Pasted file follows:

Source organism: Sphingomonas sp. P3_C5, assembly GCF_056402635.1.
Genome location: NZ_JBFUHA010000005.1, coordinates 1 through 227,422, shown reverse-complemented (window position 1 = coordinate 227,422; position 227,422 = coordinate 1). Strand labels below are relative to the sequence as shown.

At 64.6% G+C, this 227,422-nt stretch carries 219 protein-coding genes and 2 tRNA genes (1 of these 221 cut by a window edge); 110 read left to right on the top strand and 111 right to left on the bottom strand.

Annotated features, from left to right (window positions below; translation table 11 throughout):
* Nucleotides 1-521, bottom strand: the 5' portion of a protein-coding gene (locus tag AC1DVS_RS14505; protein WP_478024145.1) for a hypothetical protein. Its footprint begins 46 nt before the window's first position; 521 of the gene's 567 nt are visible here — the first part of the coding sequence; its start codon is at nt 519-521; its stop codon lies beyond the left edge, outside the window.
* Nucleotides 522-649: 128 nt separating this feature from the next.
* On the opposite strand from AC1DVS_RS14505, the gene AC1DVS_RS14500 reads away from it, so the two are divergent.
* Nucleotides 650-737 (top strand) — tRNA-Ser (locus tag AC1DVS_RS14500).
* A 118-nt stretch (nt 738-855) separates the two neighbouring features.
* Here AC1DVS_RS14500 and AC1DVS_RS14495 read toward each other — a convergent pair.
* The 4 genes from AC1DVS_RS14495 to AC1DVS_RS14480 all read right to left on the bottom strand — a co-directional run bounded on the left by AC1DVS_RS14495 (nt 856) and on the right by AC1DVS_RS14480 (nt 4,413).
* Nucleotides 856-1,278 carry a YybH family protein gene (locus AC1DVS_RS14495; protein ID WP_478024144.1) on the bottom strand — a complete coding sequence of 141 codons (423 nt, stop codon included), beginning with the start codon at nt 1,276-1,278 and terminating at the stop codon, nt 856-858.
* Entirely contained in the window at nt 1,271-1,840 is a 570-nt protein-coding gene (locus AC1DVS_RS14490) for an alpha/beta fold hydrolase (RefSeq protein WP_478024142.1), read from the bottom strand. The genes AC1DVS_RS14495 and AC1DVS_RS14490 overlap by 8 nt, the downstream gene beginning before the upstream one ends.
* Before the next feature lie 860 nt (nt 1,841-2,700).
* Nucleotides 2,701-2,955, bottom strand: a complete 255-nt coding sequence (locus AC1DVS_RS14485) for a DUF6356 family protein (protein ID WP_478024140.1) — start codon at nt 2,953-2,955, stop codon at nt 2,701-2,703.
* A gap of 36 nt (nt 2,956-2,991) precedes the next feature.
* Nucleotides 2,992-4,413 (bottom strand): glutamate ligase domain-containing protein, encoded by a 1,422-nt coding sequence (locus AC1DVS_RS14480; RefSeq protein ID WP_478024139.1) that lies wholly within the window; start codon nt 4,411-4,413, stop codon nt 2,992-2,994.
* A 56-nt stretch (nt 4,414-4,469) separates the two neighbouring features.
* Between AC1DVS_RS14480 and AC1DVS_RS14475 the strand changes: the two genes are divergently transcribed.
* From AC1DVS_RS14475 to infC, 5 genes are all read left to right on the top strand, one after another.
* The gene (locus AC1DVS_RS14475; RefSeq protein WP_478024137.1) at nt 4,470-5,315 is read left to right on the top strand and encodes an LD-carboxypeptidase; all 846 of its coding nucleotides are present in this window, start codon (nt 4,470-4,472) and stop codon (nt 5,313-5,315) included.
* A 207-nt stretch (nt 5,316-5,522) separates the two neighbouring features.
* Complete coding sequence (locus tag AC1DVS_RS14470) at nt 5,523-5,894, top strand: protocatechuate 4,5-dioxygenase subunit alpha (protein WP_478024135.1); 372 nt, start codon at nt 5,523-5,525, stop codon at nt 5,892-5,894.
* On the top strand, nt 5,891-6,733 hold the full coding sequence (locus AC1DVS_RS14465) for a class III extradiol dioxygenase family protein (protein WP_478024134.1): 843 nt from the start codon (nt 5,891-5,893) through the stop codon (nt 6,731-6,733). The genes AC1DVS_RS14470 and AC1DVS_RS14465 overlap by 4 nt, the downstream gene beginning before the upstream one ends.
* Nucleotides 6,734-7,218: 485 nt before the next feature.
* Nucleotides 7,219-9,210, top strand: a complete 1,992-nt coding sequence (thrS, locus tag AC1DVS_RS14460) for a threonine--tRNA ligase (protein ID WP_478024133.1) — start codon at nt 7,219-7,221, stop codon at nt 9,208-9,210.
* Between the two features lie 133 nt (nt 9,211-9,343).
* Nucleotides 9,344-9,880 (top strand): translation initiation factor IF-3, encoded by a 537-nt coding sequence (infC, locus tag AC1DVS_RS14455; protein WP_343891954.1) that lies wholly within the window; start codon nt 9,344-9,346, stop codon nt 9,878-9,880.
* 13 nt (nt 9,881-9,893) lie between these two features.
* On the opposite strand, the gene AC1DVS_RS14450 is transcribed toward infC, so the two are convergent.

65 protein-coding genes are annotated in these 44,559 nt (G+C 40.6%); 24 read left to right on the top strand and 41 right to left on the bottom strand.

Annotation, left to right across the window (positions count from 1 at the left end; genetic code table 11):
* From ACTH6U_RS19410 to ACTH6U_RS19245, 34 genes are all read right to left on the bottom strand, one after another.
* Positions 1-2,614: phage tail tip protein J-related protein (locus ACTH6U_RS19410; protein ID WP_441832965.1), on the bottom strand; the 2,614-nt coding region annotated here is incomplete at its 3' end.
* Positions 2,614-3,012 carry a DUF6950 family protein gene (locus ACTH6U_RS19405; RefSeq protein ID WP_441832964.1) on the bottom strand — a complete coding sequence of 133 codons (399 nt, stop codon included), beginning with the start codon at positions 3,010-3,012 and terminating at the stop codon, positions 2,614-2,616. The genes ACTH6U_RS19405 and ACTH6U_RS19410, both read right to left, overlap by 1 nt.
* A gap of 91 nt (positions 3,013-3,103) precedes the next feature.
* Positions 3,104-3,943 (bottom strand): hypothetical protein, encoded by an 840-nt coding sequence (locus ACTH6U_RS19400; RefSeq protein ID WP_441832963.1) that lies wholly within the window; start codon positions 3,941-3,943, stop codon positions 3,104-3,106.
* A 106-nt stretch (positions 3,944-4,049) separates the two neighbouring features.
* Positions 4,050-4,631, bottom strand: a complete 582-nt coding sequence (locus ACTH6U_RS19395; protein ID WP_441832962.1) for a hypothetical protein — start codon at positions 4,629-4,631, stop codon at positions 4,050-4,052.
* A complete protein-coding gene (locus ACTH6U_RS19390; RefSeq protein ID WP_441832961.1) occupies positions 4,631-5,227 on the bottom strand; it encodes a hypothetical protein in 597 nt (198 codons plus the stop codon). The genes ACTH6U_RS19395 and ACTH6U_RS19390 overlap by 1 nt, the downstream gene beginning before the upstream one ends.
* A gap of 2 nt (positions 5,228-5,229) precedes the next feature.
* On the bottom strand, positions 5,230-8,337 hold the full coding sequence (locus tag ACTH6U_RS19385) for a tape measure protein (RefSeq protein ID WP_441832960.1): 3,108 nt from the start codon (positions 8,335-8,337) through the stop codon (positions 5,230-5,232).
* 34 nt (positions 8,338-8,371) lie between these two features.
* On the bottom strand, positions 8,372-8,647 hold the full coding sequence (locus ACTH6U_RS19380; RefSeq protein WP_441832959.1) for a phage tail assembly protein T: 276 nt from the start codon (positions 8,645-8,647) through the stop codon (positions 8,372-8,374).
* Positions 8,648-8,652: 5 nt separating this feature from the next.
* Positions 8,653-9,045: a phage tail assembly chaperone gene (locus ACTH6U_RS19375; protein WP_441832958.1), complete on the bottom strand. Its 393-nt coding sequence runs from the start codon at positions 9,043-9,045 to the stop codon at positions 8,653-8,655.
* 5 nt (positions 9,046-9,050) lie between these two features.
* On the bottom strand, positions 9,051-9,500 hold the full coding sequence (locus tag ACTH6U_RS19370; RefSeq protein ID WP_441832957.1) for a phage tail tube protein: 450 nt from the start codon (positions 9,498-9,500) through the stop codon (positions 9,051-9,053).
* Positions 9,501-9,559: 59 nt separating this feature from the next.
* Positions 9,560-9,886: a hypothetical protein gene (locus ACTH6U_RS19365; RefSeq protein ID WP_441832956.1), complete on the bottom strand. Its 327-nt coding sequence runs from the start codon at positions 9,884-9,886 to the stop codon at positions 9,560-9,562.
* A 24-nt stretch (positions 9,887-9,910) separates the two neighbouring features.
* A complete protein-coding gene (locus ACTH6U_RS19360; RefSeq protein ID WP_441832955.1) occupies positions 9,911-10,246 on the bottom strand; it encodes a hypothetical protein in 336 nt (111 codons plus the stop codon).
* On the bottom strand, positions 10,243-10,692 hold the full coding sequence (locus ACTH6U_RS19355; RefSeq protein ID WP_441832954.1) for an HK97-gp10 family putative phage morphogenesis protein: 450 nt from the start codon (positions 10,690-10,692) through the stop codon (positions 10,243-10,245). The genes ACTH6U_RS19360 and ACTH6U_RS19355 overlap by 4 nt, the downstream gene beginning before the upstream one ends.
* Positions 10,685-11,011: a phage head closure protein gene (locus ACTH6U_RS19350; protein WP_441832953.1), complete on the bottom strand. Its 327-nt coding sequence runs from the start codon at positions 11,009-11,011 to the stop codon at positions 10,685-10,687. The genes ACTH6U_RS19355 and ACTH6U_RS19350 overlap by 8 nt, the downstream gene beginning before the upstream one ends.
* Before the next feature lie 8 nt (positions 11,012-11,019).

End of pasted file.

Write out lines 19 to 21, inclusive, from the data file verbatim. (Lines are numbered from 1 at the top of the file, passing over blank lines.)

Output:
* Between AC1DVS_RS14480 and AC1DVS_RS14475 the strand changes: the two genes are divergently transcribed.
* From AC1DVS_RS14475 to infC, 5 genes are all read left to right on the top strand, one after another.
* The gene (locus AC1DVS_RS14475; RefSeq protein WP_478024137.1) at nt 4,470-5,315 is read left to right on the top strand and encodes an LD-carboxypeptidase; all 846 of its coding nucleotides are present in this window, start codon (nt 4,470-4,472) and stop codon (nt 5,313-5,315) included.